Ultimate Travel Camera - That Almost Was LUMIX LX10

This is the promised follow up about a camera that I purchased, sort of liked and then sold in short order. After much toiling I purchased the Panasonic LUMIX LX10 last year and initially really [sort of] liked it. It’s a small, sleek (errr...slick), functional and well appointed carry-everywhere-with-you camera. Yet, it wasn’t ultimately what I was hoping for. Let’s break it down and I’ll share a few images from my short journey with the LUMIX to see why it didn’t make the cut.

 One of the bright spots of the LX10 was the macro capability. Here we see  Photo Lego Dude  committing for the shot in Hawaii.

One of the bright spots of the LX10 was the macro capability. Here we see Photo Lego Dude committing for the shot in Hawaii.

Form Factor & Reliability

One of the major factors in deciding on an everyday carry is the size & how it fits in your hand. The LX10 nailed both of those well enough, but it was almost too small without the addition of some sort of grip as it was a very slick camera to hold onto. Thankfully I never dropped it but came close a few times (love that wrist strap). The much lauded Sony RX100 series suffers from the same design flaw as well. A bit of grippiness could have gone a long way in keeping this thing around. The on/off switch was also unfortunately very easy to activate and I’d sometimes reach into my bag only to find the battery was drained. Clearly not a good thing if time is of the essence for a particular scene.

After a short time of use the lens closure (automatic cover) developed an annoying issue. It wouldn’t fully close or open when turning the camera on/off. This of course didn’t affect the way it captured photos per se, but was a pain as I needed to pay attention so as to not miss a photo opportunity with the closure stuck half open (assuming the battery wasn’t dead). I ultimately sent it back for warranty twice for this issue and it worked great after the second fix. Nonetheless, I wasn’t overly impressed and lost weeks of time without the camera while it was being repaired.

Mt. Rainier looking formidable above the clouds. I believe big zooms on compact cameras are in the gimmicky range but occasionally they are useful.

What I Liked

For a small body and 1” sensor the LX10 actually captured pretty decent photos.  The Leica f/1.4-f/2.8 lens is an excellent addition that I felt without the camera would have been pure ‘meh’. It is decently sharp with a useful 24-72mm optical zoom range and a slightly useful digital zoom for a touch more reach.

The articulating screen while fairly standard on cameras these days is a welcome & useful addition for low angle shooting. I’ve really adapted and gotten used to having an articulating screen and fully believe they belong on modern cameras.

The macro capability was actually quite good for such a small sensor and the focusing range nearly down to an inch it makes for easy floral shots or of course Lego Photograhers.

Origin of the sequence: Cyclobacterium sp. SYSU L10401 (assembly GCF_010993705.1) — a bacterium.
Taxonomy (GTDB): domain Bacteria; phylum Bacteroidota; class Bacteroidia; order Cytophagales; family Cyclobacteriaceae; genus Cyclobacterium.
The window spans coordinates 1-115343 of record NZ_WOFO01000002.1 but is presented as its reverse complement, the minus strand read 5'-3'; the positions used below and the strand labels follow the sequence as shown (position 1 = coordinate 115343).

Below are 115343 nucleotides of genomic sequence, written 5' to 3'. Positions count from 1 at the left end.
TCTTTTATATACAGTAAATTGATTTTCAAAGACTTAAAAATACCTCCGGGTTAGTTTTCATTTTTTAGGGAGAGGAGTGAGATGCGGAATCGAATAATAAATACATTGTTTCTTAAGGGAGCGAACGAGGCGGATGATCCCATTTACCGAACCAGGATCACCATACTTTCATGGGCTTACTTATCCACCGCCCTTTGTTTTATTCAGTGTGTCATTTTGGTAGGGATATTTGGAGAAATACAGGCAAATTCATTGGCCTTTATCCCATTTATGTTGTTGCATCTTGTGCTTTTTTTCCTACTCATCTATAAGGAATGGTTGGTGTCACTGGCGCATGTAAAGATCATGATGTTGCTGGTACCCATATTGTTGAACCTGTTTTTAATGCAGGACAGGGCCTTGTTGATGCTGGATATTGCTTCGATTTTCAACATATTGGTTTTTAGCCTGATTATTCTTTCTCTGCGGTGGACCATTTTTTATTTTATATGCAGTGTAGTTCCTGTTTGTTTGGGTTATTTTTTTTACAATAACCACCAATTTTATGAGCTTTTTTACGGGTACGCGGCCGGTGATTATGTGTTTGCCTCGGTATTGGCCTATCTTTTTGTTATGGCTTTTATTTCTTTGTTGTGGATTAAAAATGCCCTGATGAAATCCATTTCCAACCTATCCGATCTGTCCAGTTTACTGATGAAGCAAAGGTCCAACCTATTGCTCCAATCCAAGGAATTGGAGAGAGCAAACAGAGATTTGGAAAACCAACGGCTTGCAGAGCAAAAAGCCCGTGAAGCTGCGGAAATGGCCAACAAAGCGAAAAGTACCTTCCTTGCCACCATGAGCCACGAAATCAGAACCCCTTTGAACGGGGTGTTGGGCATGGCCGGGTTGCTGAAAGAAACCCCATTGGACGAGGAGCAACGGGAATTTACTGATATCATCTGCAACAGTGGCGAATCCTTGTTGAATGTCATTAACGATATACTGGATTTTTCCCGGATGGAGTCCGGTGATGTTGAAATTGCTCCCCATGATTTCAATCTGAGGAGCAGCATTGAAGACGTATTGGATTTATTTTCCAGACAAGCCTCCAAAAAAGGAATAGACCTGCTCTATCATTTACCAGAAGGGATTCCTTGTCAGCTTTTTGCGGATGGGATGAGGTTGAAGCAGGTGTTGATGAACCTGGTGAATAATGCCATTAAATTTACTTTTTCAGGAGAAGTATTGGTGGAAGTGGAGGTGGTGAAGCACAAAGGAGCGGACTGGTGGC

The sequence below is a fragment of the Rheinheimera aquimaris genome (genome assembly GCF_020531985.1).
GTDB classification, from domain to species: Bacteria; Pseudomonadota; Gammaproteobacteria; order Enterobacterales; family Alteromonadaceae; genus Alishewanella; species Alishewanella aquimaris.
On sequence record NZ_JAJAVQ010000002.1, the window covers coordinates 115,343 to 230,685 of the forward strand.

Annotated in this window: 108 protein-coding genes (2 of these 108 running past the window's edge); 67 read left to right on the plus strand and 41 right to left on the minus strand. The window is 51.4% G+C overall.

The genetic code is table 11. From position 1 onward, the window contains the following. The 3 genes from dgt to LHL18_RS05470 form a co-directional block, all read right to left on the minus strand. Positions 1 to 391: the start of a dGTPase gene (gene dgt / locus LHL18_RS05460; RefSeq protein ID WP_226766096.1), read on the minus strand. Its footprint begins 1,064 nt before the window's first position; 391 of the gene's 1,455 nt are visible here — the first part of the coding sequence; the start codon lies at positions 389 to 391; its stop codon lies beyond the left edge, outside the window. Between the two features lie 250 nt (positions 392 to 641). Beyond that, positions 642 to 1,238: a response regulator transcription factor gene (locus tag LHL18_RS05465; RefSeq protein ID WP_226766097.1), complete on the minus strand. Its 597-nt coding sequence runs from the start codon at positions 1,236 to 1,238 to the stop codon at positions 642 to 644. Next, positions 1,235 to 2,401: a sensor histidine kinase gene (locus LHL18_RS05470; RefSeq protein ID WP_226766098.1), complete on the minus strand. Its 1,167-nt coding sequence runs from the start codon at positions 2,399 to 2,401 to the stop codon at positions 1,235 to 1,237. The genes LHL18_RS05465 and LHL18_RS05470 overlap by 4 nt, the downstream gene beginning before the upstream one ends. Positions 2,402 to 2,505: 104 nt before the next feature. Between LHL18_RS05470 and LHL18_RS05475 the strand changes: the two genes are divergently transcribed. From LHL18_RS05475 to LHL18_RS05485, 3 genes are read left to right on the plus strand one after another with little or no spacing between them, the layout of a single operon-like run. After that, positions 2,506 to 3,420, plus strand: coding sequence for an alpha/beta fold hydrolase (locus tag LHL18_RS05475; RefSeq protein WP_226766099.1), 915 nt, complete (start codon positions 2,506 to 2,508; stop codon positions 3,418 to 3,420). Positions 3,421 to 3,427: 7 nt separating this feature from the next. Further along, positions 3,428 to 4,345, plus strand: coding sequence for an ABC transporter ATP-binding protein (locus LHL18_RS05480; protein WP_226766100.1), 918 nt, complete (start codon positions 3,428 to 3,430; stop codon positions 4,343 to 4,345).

Gimmicks

Though technically most cameras come with what are better known as ‘features’ I like to call them ‘gimmicks’ depending on their usefulness. Things such as the aforementioned articulating screen and 4K focus stacking are arguably useless if they are not well executed. The 4K focus unfortunately stacking falls in the gimmicky range. I was looking forward to this feature for shots of Photo Lego Dude’s adventures, but in the end the results always left something to be desired. Better to manually stack images in Photoshop for truly sharp results.

How about that touch screen you say? Actually yes, it was useful and I enjoyed being able to select focal points with it and navigating the less than stellar menu system with relative ease. Seems everything is touch screen these days and that isn’t always a bad thing. So not quite gimmicky.

 Low light/indoor shooting was mildly effective with the LX10, if you bumped up the ISO image quality was quickly lost. At the Tsukiji fish market in Tokyo.

Low light/indoor shooting was mildly effective with the LX10, if you bumped up the ISO image quality was quickly lost. At the Tsukiji fish market in Tokyo.

 Chicago at night. One of the few favorite images that I captured with the LX10, for those that like natural star bursts f/8 worked perfect in this case.

Chicago at night. One of the few favorite images that I captured with the LX10, for those that like natural star bursts f/8 worked perfect in this case.

 What else does one do in Tokyo but visit a cat cafe? LX10 had the occasional great natural tones with good enough light.

What else does one do in Tokyo but visit a cat cafe? LX10 had the occasional great natural tones with good enough light.

 The LX10’s portability was one of it’s best features, small & lightweight makes it great for coming along on the ride or in the backcountry.

The LX10’s portability was one of it’s best features, small & lightweight makes it great for coming along on the ride or in the backcountry.

Final Thoughts

Ultimately I found the LX10 uninspring and at times frustrating to shoot with but also occasionally useful and fun. I’ll probably miss it at times, but it wasn’t a camera that I felt I could get repeatable results with or print with confidence if I did capture a good moment. Would I recommend it as a general point & shoot for vacation memories or backpacking camera? Certainly. But for the discerning pro or enthusiast who needs a little more from their everyday carry looks elsewhere. Something like say...oh a Fuji X100 series.